Jun Hao1, Curtis Cleveland1, Eelin Lim2, Daniel R Strongin1,3 and Martin AA Schoonen3
1Department of Chemistry, Temple University, Philadelphia, PA 19122, USA
2Department of Biology, Temple University, Philadelphia, PA 19122, USA
3Center for Environmental Molecular Science, Stony Brook University, Stony Brook, NY 11794-2100, USA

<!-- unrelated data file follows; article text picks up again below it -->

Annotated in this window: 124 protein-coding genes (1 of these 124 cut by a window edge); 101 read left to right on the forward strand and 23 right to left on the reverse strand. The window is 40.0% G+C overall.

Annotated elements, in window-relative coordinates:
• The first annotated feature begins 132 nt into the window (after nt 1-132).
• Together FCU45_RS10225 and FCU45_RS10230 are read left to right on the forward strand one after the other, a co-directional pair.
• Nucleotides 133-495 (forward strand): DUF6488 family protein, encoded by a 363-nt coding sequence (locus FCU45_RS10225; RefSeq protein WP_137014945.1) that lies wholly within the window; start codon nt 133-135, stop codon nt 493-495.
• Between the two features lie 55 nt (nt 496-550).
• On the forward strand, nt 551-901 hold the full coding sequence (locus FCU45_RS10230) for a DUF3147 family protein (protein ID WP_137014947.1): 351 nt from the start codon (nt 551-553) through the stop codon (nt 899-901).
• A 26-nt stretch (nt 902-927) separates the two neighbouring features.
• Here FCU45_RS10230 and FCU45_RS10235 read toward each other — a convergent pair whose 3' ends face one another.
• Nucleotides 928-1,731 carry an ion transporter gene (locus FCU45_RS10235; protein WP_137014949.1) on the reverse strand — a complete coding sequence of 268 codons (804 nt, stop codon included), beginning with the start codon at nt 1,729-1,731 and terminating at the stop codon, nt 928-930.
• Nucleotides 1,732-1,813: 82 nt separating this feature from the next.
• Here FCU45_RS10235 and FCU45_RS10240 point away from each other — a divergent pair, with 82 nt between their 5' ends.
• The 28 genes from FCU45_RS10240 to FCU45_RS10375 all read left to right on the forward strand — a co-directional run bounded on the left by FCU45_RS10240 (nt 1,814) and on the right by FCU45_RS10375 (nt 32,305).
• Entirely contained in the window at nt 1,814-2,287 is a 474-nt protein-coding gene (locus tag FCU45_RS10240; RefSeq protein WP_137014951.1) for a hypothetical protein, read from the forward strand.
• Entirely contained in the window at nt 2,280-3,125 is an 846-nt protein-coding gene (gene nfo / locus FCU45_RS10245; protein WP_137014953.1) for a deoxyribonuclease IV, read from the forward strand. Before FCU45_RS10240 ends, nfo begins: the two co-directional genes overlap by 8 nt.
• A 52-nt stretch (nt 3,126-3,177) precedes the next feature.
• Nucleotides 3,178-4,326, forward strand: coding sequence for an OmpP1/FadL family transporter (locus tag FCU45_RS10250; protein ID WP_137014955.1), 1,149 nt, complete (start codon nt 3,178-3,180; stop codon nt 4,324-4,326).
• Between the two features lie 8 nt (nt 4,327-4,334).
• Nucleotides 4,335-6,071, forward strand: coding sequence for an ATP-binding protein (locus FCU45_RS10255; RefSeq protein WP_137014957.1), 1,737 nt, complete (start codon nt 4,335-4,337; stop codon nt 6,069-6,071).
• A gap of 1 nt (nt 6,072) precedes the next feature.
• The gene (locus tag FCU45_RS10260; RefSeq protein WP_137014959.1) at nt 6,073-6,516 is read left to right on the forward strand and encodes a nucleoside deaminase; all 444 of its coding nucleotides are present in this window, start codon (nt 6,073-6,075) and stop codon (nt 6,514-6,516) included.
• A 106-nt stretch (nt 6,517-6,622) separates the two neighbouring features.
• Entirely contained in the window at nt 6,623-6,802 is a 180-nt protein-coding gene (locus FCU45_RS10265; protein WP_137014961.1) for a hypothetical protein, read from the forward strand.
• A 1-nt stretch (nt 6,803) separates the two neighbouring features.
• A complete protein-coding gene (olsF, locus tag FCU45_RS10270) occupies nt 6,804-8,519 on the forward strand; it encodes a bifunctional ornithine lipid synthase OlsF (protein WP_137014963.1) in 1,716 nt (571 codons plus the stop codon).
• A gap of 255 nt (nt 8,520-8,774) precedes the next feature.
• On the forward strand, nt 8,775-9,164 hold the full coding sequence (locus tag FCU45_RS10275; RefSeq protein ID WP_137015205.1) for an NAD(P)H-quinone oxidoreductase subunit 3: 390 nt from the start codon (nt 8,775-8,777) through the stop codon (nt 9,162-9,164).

The chemolithoautotrophic bacterium, Acidithiobacillus ferrooxidans, commonly occurs in acid mine drainage (AMD) environments where it is responsible for catalyzing the oxidation of pyrite and concomitant development of acidic conditions. This investigation reports on the growth of this bacterial species on the pyrite surface and in the aqueous phase at a pH close to 2 as well as the role of adsorbed lipid in preventing pyrite dissolution. Both acid washed pyrite and acid-washed pyrite coated with lipids were used as substrates in the studies. The choice of lipid, 1,2-bis(10,12-tricosadiynoyl)-sn-Glycero-3-Phosphocholine lipid (23:2 Diyne PC), a phosphocholine lipid, was based on earlier work that showed that this lipid inhibits the abiotic oxidation rate of pyrite. Atomic force microscopy showed that under the experimental conditions used in this study, the lipid formed ~4–20 nm layers on the mineral surface. Surface-bound lipid greatly suppresses the oxidation process catalyzed by A. ferrooxidans. This suppression continued for the duration of the experiments (25 days maximum). Analysis of the bacterial population on the pyrite surface and in solution over the course of the experiments suggested that the pyrite oxidation was dependent in large part on the fraction of bacteria bound to the pyrite surface.